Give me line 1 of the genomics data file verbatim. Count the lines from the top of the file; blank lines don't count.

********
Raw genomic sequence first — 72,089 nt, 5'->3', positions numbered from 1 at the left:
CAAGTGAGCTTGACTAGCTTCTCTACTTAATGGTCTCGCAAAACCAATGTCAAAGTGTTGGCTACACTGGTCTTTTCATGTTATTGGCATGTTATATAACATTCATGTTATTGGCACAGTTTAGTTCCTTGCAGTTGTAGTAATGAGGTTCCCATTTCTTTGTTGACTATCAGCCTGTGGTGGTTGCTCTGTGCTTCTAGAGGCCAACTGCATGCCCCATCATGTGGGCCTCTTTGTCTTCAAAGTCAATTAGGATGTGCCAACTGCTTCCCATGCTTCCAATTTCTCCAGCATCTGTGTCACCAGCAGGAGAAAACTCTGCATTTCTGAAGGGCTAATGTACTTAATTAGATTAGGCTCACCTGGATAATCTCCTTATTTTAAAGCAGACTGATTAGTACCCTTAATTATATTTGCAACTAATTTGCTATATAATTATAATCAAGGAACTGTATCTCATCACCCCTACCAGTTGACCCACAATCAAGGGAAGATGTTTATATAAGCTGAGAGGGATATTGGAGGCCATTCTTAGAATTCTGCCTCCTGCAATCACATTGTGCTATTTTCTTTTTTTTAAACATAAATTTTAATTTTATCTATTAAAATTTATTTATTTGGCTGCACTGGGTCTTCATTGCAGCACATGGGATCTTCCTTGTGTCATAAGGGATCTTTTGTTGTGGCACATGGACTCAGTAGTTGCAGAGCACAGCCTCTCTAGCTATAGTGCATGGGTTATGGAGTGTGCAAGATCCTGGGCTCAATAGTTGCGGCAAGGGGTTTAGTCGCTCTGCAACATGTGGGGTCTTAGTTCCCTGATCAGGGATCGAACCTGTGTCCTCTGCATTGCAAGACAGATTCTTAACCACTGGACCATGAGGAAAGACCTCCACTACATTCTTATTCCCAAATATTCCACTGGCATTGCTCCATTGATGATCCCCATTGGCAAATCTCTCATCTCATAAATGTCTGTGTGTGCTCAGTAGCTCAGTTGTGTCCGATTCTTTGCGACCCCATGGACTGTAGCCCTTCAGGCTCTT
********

Raw genomic sequence first — 72,089 nt, 5'->3', positions numbered from 1 at the left: